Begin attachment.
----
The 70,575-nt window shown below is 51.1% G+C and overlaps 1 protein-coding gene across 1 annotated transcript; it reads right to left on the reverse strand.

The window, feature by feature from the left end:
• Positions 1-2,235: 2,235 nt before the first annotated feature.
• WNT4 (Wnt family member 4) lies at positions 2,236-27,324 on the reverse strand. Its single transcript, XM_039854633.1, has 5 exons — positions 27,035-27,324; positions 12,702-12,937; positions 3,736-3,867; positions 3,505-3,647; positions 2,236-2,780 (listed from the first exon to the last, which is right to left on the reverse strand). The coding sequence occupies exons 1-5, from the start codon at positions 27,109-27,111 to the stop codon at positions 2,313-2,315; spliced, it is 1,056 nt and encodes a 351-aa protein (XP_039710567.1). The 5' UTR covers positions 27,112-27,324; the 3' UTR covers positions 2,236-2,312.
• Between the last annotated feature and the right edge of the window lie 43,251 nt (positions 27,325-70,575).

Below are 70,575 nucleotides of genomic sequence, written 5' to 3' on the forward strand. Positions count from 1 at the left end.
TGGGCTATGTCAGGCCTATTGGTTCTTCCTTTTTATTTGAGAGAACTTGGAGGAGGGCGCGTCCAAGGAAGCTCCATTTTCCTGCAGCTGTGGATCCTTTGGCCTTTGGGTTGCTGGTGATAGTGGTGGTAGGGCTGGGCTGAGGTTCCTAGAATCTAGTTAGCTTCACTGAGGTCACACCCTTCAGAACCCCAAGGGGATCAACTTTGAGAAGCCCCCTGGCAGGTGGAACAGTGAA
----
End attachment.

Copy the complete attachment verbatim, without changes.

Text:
The 70,575-nt window shown below is 51.1% G+C and overlaps 1 protein-coding gene across 1 annotated transcript; it reads right to left on the reverse strand.

The window, feature by feature from the left end:
• Positions 1-2,235: 2,235 nt before the first annotated feature.
• WNT4 (Wnt family member 4) lies at positions 2,236-27,324 on the reverse strand. Its single transcript, XM_039854633.1, has 5 exons — positions 27,035-27,324; positions 12,702-12,937; positions 3,736-3,867; positions 3,505-3,647; positions 2,236-2,780 (listed from the first exon to the last, which is right to left on the reverse strand). The coding sequence occupies exons 1-5, from the start codon at positions 27,109-27,111 to the stop codon at positions 2,313-2,315; spliced, it is 1,056 nt and encodes a 351-aa protein (XP_039710567.1). The 5' UTR covers positions 27,112-27,324; the 3' UTR covers positions 2,236-2,312.
• Between the last annotated feature and the right edge of the window lie 43,251 nt (positions 27,325-70,575).

Below are 70,575 nucleotides of genomic sequence, written 5' to 3' on the forward strand. Positions count from 1 at the left end.
TGGGCTATGTCAGGCCTATTGGTTCTTCCTTTTTATTTGAGAGAACTTGGAGGAGGGCGCGTCCAAGGAAGCTCCATTTTCCTGCAGCTGTGGATCCTTTGGCCTTTGGGTTGCTGGTGATAGTGGTGGTAGGGCTGGGCTGAGGTTCCTAGAATCTAGTTAGCTTCACTGAGGTCACACCCTTCAGAACCCCAAGGGGATCAACTTTGAGAAGCCCCCTGGCAGGTGGAACAGTGAA